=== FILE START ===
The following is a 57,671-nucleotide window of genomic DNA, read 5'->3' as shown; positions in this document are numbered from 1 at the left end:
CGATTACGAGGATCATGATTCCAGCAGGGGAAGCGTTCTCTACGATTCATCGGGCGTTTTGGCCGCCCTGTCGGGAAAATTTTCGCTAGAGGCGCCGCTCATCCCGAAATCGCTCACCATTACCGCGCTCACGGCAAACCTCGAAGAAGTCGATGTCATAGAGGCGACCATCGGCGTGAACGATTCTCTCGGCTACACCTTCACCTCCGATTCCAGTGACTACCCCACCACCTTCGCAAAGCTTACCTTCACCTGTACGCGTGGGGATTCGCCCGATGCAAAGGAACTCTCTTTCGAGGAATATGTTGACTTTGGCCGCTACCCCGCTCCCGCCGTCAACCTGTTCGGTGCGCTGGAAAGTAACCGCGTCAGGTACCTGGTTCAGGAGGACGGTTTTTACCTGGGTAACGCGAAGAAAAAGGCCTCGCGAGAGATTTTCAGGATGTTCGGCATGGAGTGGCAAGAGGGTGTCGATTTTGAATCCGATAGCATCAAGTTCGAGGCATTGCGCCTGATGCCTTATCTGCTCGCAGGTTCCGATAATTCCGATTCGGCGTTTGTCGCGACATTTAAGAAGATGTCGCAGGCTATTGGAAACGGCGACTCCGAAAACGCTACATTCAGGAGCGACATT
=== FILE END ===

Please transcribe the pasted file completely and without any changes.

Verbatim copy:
The following is a 57,671-nucleotide window of genomic DNA, read 5'->3' as shown; positions in this document are numbered from 1 at the left end:
CGATTACGAGGATCATGATTCCAGCAGGGGAAGCGTTCTCTACGATTCATCGGGCGTTTTGGCCGCCCTGTCGGGAAAATTTTCGCTAGAGGCGCCGCTCATCCCGAAATCGCTCACCATTACCGCGCTCACGGCAAACCTCGAAGAAGTCGATGTCATAGAGGCGACCATCGGCGTGAACGATTCTCTCGGCTACACCTTCACCTCCGATTCCAGTGACTACCCCACCACCTTCGCAAAGCTTACCTTCACCTGTACGCGTGGGGATTCGCCCGATGCAAAGGAACTCTCTTTCGAGGAATATGTTGACTTTGGCCGCTACCCCGCTCCCGCCGTCAACCTGTTCGGTGCGCTGGAAAGTAACCGCGTCAGGTACCTGGTTCAGGAGGACGGTTTTTACCTGGGTAACGCGAAGAAAAAGGCCTCGCGAGAGATTTTCAGGATGTTCGGCATGGAGTGGCAAGAGGGTGTCGATTTTGAATCCGATAGCATCAAGTTCGAGGCATTGCGCCTGATGCCTTATCTGCTCGCAGGTTCCGATAATTCCGATTCGGCGTTTGTCGCGACATTTAAGAAGATGTCGCAGGCTATTGGAAACGGCGACTCCGAAAACGCTACATTCAGGAGCGACATT